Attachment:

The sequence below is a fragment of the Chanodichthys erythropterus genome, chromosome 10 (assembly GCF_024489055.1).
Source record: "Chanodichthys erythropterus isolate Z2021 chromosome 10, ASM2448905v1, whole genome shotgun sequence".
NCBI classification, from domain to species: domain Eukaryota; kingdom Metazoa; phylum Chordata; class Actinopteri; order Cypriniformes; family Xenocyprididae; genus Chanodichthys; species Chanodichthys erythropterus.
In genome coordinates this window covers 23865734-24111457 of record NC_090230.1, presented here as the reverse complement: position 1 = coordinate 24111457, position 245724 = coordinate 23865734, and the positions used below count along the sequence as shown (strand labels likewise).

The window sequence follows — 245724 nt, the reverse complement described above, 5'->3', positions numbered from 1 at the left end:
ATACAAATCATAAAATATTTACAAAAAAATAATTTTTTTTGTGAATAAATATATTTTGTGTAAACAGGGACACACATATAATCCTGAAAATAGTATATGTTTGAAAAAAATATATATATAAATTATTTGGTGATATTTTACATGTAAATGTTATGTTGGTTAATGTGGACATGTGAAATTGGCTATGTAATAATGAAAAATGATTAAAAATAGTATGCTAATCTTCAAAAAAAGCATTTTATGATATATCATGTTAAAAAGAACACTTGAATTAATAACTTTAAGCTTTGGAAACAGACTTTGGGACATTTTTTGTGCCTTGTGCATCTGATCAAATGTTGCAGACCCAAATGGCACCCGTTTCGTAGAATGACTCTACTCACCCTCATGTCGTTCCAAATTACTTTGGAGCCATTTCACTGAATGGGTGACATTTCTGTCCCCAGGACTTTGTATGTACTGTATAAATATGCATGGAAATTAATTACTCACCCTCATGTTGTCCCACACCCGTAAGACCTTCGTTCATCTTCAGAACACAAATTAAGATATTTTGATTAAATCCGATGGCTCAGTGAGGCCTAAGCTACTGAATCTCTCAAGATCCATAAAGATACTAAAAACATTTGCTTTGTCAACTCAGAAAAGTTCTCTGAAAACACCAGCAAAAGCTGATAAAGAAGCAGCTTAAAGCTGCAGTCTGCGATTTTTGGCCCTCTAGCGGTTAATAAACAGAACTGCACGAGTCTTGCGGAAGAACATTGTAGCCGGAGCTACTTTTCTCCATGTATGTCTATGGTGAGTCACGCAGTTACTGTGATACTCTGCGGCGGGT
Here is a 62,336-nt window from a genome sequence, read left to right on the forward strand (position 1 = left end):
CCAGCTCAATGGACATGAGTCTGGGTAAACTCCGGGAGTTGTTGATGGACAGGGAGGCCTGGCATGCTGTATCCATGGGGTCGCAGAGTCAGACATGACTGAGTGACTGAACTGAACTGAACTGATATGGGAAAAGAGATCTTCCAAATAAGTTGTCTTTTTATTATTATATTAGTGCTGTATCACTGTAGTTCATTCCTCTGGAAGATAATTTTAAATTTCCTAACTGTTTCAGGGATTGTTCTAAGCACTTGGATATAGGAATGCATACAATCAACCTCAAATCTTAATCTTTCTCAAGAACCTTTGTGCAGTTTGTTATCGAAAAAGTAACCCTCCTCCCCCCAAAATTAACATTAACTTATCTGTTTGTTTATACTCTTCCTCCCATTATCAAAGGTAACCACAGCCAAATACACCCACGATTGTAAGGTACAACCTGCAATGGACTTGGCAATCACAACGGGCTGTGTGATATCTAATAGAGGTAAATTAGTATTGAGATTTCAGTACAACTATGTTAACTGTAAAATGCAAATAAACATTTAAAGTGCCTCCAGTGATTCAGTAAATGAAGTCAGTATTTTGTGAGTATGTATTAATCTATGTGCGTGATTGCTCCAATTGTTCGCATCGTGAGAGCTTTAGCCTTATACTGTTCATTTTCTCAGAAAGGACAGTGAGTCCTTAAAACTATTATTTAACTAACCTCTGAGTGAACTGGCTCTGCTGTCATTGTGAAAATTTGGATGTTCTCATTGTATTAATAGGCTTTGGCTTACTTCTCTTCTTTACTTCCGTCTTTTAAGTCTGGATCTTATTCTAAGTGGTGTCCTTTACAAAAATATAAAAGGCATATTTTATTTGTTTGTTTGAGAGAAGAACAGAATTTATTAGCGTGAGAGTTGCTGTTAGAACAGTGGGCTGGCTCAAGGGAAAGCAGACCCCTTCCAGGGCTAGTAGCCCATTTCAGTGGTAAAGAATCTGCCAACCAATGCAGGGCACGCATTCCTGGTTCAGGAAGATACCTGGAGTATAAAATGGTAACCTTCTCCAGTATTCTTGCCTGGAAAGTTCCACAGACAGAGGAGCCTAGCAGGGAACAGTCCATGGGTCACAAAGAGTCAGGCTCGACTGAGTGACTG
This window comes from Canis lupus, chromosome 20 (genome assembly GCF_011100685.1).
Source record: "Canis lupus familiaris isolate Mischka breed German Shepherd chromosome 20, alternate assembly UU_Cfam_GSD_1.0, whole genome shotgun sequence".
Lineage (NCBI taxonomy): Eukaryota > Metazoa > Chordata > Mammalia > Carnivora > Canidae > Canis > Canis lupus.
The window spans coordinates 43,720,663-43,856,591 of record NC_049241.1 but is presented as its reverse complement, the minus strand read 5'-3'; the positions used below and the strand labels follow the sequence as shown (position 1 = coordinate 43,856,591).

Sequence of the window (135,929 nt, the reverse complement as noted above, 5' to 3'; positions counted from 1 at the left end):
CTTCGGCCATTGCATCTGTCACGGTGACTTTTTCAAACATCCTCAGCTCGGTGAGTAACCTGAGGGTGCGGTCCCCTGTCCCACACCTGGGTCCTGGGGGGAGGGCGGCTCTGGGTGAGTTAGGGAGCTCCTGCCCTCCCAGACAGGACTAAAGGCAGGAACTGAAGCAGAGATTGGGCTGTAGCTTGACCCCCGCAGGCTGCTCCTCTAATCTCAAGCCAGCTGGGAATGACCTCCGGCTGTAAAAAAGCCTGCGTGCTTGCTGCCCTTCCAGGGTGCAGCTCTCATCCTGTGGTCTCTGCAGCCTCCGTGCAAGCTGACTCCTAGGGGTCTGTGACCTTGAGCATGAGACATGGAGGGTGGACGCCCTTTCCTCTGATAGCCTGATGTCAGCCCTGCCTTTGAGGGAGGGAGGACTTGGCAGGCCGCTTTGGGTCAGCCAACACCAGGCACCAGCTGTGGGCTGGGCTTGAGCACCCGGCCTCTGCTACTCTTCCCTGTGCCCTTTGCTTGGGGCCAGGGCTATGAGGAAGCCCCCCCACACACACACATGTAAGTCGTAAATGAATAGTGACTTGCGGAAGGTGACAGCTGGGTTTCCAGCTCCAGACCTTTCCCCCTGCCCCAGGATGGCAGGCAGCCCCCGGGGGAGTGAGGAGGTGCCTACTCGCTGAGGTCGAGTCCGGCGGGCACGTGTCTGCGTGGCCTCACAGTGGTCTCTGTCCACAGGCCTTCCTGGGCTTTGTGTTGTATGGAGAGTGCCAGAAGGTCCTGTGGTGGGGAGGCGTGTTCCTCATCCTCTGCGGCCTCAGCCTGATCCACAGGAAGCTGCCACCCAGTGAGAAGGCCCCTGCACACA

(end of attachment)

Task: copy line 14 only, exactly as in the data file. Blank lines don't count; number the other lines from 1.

CTTCGGCCATTGCATCTGTCACGGTGACTTTTTCAAACATCCTCAGCTCGGTGAGTAACCTGAGGGTGCGGTCCCCTGTCCCACACCTGGGTCCTGGGGGGAGGGCGGCTCTGGGTGAGTTAGGGAGCTCCTGCCCTCCCAGACAGGACTAAAGGCAGGAACTGAAGCAGAGATTGGGCTGTAGCTTGACCCCCGCAGGCTGCTCCTCTAATCTCAAGCCAGCTGGGAATGACCTCCGGCTGTAAAAAAGCCTGCGTGCTTGCTGCCCTTCCAGGGTGCAGCTCTCATCCTGTGGTCTCTGCAGCCTCCGTGCAAGCTGACTCCTAGGGGTCTGTGACCTTGAGCATGAGACATGGAGGGTGGACGCCCTTTCCTCTGATAGCCTGATGTCAGCCCTGCCTTTGAGGGAGGGAGGACTTGGCAGGCCGCTTTGGGTCAGCCAACACCAGGCACCAGCTGTGGGCTGGGCTTGAGCACCCGGCCTCTGCTACTCTTCCCTGTGCCCTTTGCTTGGGGCCAGGGCTATGAGGAAGCCCCCCCACACACACACATGTAAGTCGTAAATGAATAGTGACTTGCGGAAGGTGACAGCTGGGTTTCCAGCTCCAGACCTTTCCCCCTGCCCCAGGATGGCAGGCAGCCCCCGGGGGAGTGAGGAGGTGCCTACTCGCTGAGGTCGAGTCCGGCGGGCACGTGTCTGCGTGGCCTCACAGTGGTCTCTGTCCACAGGCCTTCCTGGGCTTTGTGTTGTATGGAGAGTGCCAGAAGGTCCTGTGGTGGGGAGGCGTGTTCCTCATCCTCTGCGGCCTCAGCCTGATCCACAGGAAGCTGCCACCCAGTGAGAAGGCCCCTGCACACA